Survive amongst a mythical woodland filled with ancient magic, strange creatures & intriguing puzzles. As the Hive Mind, you embark upon a dangerous and sometimes dark journey to find safety for your insect tribe. Inspired by folklore & fairy legend, and the artwork of modern fairy artists, Hive Quest is a Real Time Strategy trip into a whimsical world that is intended to delight and entertain.
Players of Hive Quest will find themselves in the role of the ‘Hive Mind’ – an omnipresent entity in charge of micro-managing the growth of an insect colony.
Laying eggs, building new hive sections, managing resources and exploring a mysterious woodland filled with magic and oddity are important elements of gameplay. Warfare is also an ever present reality, with Insect colonies engaging in swift and deadly skirmishes, or subterfuge and theft. Players also acquire a magical creature that assists with spell components and uncovering secrets that may open up new areas or upgrades.
With a large dollop of craziness, humour and the magic of the Wild Woods, be ready to spend time dancing with the fey!
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Find out more here - www.goldenheartgames.com
Twitter - @RodatGHG
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While working on Hive Quest I've recently been creating basic RTS mechanics that will promote sustained player enthusiasm and provide tension during the game play cycle. I wanted to share a few thoughts.
So here's my current and personal bullet list of three RTS toolkit 'concepts' -
Too many resource types can confuse players and too few can instill a lack of dynamic depth to play. I originally had two - food & gloop (a building material), but decided on three for now, by adding Nectar, a special food the hive queen needs to lay eggs. Nectar is the scarcest resource and scarce resources are great for motivating players to act, prompting them to take greater risks to obtain it. This might involve the investment of substantial resources or drive direct conflict between players, especially if the resource has a time limit.
These three ('two basics & a special') resources are the 'resource foundation' upon which much of the game's strategy revolves. I know many RTS games have a larger resource foundation group but, as a solo dev, three is just perfect for now. (Cont. below...)
My current aim is to empower the player with tools/ options to strategize the use of their resources efficiently as they progress through the game in a way that runs a fine line with game play tension.
To do this many RTS games use a method of centralising info (an 'info hub') about the available resources so the player can see at a glance what is available & make decisions based on the scarcity/ abundance of these resources.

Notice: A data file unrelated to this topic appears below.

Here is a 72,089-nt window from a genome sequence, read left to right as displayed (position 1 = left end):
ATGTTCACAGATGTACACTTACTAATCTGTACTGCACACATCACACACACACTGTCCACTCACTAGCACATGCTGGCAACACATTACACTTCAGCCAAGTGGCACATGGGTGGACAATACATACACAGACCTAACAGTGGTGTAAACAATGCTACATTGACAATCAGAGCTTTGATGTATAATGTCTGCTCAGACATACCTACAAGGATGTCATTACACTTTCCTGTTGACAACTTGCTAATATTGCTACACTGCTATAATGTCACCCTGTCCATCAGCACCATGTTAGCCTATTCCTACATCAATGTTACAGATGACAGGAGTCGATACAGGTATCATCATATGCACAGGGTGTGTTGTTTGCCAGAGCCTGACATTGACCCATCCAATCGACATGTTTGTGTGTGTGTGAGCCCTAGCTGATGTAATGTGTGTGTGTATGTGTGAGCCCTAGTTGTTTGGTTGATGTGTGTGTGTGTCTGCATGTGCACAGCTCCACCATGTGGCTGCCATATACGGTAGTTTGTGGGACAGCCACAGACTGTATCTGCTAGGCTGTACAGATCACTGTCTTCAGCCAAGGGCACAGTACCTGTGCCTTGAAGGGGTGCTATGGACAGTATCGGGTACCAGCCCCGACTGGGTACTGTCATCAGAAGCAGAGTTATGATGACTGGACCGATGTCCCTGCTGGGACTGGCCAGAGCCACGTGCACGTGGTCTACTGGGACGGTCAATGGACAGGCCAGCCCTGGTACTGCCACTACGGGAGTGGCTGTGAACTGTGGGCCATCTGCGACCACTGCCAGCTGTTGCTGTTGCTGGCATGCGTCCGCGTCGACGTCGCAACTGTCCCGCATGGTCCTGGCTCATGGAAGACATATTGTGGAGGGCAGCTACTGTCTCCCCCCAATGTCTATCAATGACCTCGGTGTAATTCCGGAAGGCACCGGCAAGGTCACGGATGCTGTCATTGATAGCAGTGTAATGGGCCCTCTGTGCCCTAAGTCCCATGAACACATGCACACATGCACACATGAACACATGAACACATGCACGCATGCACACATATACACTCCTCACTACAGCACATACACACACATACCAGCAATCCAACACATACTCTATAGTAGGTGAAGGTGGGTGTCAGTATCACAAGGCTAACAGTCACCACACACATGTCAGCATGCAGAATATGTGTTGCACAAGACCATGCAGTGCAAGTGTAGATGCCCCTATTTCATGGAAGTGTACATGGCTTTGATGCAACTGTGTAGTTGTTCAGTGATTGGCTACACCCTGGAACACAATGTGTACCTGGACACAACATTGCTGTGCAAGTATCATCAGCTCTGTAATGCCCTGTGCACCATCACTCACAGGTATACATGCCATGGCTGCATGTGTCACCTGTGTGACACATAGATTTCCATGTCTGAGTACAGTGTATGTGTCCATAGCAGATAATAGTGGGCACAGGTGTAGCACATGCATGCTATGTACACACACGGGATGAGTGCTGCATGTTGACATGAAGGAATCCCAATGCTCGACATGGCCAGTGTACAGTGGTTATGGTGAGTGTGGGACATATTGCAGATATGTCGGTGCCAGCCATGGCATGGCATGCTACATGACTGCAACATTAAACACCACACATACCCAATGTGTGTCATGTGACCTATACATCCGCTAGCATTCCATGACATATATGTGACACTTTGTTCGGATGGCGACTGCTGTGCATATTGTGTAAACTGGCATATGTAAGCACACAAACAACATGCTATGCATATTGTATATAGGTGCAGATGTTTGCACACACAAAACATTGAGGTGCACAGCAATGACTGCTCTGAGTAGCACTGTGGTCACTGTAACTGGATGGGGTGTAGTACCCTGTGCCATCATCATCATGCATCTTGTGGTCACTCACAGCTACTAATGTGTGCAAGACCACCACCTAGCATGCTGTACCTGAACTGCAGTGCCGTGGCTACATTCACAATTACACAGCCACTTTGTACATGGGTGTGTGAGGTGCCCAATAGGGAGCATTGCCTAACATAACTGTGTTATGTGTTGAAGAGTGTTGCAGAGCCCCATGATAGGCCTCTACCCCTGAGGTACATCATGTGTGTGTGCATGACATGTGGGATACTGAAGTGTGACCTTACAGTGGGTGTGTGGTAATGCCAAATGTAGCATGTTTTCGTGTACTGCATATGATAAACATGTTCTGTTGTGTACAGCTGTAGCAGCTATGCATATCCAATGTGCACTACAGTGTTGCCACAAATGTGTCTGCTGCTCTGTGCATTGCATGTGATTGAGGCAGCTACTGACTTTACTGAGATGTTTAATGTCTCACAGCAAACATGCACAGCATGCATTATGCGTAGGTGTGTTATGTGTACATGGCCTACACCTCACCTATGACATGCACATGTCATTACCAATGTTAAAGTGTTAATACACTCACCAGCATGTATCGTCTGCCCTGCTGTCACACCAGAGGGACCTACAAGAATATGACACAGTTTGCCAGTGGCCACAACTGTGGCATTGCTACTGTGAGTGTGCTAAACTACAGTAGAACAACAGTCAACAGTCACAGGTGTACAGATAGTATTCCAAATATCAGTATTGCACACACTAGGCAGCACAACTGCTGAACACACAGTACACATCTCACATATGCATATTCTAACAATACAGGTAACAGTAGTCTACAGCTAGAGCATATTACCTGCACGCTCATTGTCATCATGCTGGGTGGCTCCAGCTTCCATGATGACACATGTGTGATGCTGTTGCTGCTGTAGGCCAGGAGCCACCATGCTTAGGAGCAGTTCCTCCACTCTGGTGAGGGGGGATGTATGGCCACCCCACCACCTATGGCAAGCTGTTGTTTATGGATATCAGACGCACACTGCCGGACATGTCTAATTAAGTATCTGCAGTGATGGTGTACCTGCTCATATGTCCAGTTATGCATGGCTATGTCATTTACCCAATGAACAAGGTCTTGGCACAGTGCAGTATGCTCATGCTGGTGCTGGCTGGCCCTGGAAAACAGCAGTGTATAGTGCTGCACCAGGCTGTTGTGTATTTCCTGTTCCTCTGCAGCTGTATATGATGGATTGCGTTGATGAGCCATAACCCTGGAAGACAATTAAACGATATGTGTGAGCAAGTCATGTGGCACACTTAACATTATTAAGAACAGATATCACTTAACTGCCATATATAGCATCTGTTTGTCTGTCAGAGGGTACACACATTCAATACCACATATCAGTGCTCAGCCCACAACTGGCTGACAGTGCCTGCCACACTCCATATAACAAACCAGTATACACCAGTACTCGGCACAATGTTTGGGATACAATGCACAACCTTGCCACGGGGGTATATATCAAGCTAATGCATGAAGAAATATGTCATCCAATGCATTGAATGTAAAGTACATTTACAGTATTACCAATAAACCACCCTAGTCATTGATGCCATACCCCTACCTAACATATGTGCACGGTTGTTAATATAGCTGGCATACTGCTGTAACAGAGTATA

In its most basic form it can be a UI info bar on one edge of the screen or in more ambitious games an entire seperate set of screens that the player must learn how to navigate.
In HiveQuest this 'info hub' is a magic book that can be summoned with interactive pages detailing the number of drones or how much food etc. the player has.
The ability to interact with the info hub at a glance is also a great way of streamlining play & saving the player the frustration of tracking down individual units in the game level manually, while providing a level of individuality to each one (listing name, skills etc). (Cont. below...)
This one is the most esoteric. The way tension & conflict are handled can make for great player engagement & thrills. But handled poorly, player attention will wander & lose focus.
Recently during play testing I've encountered several mechanics that at first appeared to be 'must have's' but weren't. Bear with me and I'll explain one -
One place to gather resource is a patch of flowers. I built in the player's need to 'claim' a resource site in order to use it & prevent the enemy doing so.
After watching for 5 mins and realising both hives were for some reason sending drones over & collecting nectar. I thought 'great! So players can steal resources out from under each other - a cool mechanic to play with!'
This turned out to be a bad idea, as the opposing drones would fight now & then, creating a 'low level' of drawn out attrition that was quietly sapping each player's hive of drones rather than an exciting big confrontation that could be planned & set in motion.
This gave birth to the idea of swarms, which, to my mind, are the opposite of attrition.
The point is, what at first appears to be a great strategic mechanism may not be after closer scrutiny.
Building the mechanism in first to see what happens seems necessary though, and then being prepared to alter it if it's not contributing something cool. Also (no brainer ahead) I've found the way other RTS games handle resources to be a great inspiration & experience when it comes to new ideas. :)
I'm not going to keep going on here - as you're short on time & the RTS game dev journey for Hive Quest is still very much moving forward - there are many things still to consider.
Any other RTS game devs out there? What tenets/ rules/ inspiration do you work by?
Thanks for looking. I'll get more info out soon :)
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